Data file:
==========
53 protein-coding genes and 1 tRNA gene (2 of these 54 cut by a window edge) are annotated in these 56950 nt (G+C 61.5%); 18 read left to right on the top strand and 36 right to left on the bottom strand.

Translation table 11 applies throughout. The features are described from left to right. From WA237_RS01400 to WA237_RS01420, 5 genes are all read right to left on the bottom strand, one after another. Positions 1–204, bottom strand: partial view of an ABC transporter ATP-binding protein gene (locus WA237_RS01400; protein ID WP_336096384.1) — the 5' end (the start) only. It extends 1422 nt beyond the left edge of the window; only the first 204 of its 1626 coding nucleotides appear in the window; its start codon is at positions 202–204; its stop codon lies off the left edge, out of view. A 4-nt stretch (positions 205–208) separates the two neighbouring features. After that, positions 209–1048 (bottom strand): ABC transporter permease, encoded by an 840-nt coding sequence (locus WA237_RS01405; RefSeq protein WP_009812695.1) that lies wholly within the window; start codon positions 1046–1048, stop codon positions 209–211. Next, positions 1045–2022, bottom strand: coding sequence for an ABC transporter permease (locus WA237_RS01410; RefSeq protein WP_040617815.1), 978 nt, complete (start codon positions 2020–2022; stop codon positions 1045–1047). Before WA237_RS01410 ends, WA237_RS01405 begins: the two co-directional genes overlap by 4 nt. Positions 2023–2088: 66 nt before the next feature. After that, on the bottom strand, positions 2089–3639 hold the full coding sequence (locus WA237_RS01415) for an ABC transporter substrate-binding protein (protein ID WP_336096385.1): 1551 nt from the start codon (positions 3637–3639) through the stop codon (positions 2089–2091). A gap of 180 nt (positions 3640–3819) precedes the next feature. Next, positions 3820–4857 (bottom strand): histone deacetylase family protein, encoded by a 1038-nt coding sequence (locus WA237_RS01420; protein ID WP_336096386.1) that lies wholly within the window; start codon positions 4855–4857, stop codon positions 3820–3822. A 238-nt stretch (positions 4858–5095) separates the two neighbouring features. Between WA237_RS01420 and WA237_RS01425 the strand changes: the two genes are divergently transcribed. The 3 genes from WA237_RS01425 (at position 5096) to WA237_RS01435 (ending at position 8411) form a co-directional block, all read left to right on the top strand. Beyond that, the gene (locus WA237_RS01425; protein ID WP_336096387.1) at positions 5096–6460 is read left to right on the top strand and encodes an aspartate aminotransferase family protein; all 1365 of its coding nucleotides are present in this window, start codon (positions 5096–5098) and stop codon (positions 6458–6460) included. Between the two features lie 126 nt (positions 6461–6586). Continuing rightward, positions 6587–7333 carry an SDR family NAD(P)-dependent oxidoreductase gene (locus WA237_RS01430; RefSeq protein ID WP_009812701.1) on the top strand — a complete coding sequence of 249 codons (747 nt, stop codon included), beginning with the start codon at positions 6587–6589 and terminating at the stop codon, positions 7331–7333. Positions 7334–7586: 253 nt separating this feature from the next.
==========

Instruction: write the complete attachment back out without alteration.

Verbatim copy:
53 protein-coding genes and 1 tRNA gene (2 of these 54 cut by a window edge) are annotated in these 56950 nt (G+C 61.5%); 18 read left to right on the top strand and 36 right to left on the bottom strand.

Translation table 11 applies throughout. The features are described from left to right. From WA237_RS01400 to WA237_RS01420, 5 genes are all read right to left on the bottom strand, one after another. Positions 1–204, bottom strand: partial view of an ABC transporter ATP-binding protein gene (locus WA237_RS01400; protein ID WP_336096384.1) — the 5' end (the start) only. It extends 1422 nt beyond the left edge of the window; only the first 204 of its 1626 coding nucleotides appear in the window; its start codon is at positions 202–204; its stop codon lies off the left edge, out of view. A 4-nt stretch (positions 205–208) separates the two neighbouring features. After that, positions 209–1048 (bottom strand): ABC transporter permease, encoded by an 840-nt coding sequence (locus WA237_RS01405; RefSeq protein WP_009812695.1) that lies wholly within the window; start codon positions 1046–1048, stop codon positions 209–211. Next, positions 1045–2022, bottom strand: coding sequence for an ABC transporter permease (locus WA237_RS01410; RefSeq protein WP_040617815.1), 978 nt, complete (start codon positions 2020–2022; stop codon positions 1045–1047). Before WA237_RS01410 ends, WA237_RS01405 begins: the two co-directional genes overlap by 4 nt. Positions 2023–2088: 66 nt before the next feature. After that, on the bottom strand, positions 2089–3639 hold the full coding sequence (locus WA237_RS01415) for an ABC transporter substrate-binding protein (protein ID WP_336096385.1): 1551 nt from the start codon (positions 3637–3639) through the stop codon (positions 2089–2091). A gap of 180 nt (positions 3640–3819) precedes the next feature. Next, positions 3820–4857 (bottom strand): histone deacetylase family protein, encoded by a 1038-nt coding sequence (locus WA237_RS01420; protein ID WP_336096386.1) that lies wholly within the window; start codon positions 4855–4857, stop codon positions 3820–3822. A 238-nt stretch (positions 4858–5095) separates the two neighbouring features. Between WA237_RS01420 and WA237_RS01425 the strand changes: the two genes are divergently transcribed. The 3 genes from WA237_RS01425 (at position 5096) to WA237_RS01435 (ending at position 8411) form a co-directional block, all read left to right on the top strand. Beyond that, the gene (locus WA237_RS01425; protein ID WP_336096387.1) at positions 5096–6460 is read left to right on the top strand and encodes an aspartate aminotransferase family protein; all 1365 of its coding nucleotides are present in this window, start codon (positions 5096–5098) and stop codon (positions 6458–6460) included. Between the two features lie 126 nt (positions 6461–6586). Continuing rightward, positions 6587–7333 carry an SDR family NAD(P)-dependent oxidoreductase gene (locus WA237_RS01430; RefSeq protein ID WP_009812701.1) on the top strand — a complete coding sequence of 249 codons (747 nt, stop codon included), beginning with the start codon at positions 6587–6589 and terminating at the stop codon, positions 7331–7333. Positions 7334–7586: 253 nt separating this feature from the next.